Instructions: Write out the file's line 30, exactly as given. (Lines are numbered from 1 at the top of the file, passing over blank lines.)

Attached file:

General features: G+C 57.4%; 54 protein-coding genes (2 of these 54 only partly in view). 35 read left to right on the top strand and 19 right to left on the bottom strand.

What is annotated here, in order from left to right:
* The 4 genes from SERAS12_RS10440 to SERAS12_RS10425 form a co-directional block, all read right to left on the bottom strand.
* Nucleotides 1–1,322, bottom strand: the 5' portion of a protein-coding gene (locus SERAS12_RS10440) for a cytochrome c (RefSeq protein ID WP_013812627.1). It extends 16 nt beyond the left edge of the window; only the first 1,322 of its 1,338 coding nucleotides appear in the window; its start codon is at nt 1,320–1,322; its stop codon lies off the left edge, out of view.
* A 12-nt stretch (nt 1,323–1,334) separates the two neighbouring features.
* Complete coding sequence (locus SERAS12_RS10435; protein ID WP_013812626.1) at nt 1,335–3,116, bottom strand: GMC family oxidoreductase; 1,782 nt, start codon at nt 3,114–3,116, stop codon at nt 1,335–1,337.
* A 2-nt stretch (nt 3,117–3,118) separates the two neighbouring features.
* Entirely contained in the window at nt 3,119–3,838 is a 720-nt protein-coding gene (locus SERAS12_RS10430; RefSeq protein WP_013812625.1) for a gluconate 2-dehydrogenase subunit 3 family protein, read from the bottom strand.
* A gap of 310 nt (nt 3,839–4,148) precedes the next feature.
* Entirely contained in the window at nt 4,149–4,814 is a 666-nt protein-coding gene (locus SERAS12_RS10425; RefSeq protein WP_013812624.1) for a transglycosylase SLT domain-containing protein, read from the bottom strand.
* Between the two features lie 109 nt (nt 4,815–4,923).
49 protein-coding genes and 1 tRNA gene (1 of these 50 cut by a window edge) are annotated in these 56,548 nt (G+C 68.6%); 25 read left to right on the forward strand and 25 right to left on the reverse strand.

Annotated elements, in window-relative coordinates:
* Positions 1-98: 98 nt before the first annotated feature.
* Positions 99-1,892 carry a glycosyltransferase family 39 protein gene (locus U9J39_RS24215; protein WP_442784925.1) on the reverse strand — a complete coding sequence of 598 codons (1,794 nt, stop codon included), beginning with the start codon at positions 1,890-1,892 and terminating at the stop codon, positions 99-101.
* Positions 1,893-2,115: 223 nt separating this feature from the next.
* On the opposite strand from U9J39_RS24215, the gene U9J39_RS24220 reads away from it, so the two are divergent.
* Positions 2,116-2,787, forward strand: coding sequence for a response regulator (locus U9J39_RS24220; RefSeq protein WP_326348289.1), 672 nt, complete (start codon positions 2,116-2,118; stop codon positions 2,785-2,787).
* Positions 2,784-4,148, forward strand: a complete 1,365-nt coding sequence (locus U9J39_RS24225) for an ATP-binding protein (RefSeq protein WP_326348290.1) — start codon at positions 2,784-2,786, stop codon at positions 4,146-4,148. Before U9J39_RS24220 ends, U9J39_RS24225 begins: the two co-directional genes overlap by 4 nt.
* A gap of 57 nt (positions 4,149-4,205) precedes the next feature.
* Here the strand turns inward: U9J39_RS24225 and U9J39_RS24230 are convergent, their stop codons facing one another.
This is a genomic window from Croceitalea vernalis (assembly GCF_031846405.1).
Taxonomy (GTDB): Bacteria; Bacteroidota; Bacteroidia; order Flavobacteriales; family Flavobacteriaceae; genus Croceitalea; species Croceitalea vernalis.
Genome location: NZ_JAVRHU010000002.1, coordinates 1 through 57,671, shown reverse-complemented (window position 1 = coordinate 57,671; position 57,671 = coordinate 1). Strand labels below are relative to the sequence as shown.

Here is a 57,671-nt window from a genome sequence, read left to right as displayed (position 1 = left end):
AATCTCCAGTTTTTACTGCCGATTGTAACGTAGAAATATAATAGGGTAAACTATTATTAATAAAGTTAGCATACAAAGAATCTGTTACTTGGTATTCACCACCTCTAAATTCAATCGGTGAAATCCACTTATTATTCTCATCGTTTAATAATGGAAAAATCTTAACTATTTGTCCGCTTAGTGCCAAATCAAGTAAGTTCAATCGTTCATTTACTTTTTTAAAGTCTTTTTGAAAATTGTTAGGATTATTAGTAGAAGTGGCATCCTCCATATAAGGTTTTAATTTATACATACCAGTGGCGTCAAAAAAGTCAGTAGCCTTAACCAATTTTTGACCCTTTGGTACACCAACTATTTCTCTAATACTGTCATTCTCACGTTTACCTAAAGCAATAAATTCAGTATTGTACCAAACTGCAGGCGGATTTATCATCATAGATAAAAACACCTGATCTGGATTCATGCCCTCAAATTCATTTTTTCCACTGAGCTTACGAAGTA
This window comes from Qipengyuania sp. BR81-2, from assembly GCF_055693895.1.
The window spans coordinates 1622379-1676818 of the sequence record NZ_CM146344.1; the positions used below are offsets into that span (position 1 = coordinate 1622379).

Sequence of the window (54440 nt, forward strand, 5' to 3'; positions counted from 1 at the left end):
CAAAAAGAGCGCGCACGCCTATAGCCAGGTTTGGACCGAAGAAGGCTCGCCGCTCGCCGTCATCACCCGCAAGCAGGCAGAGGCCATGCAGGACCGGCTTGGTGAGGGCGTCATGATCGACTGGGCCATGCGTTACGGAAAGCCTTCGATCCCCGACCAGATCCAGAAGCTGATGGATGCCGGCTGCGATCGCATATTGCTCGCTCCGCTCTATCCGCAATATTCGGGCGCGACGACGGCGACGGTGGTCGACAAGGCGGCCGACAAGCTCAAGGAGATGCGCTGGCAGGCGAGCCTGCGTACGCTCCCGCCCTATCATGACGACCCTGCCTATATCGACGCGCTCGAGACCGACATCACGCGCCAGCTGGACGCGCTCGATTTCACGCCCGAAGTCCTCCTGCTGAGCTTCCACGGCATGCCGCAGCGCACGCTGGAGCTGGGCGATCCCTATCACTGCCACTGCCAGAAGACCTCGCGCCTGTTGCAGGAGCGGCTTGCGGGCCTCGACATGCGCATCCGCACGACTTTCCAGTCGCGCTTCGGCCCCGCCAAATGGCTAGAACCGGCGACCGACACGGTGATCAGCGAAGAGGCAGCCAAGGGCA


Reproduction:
CAAAAAGAGCGCGCACGCCTATAGCCAGGTTTGGACCGAAGAAGGCTCGCCGCTCGCCGTCATCACCCGCAAGCAGGCAGAGGCCATGCAGGACCGGCTTGGTGAGGGCGTCATGATCGACTGGGCCATGCGTTACGGAAAGCCTTCGATCCCCGACCAGATCCAGAAGCTGATGGATGCCGGCTGCGATCGCATATTGCTCGCTCCGCTCTATCCGCAATATTCGGGCGCGACGACGGCGACGGTGGTCGACAAGGCGGCCGACAAGCTCAAGGAGATGCGCTGGCAGGCGAGCCTGCGTACGCTCCCGCCCTATCATGACGACCCTGCCTATATCGACGCGCTCGAGACCGACATCACGCGCCAGCTGGACGCGCTCGATTTCACGCCCGAAGTCCTCCTGCTGAGCTTCCACGGCATGCCGCAGCGCACGCTGGAGCTGGGCGATCCCTATCACTGCCACTGCCAGAAGACCTCGCGCCTGTTGCAGGAGCGGCTTGCGGGCCTCGACATGCGCATCCGCACGACTTTCCAGTCGCGCTTCGGCCCCGCCAAATGGCTAGAACCGGCGACCGACACGGTGATCAGCGAAGAGGCAGCCAAGGGCA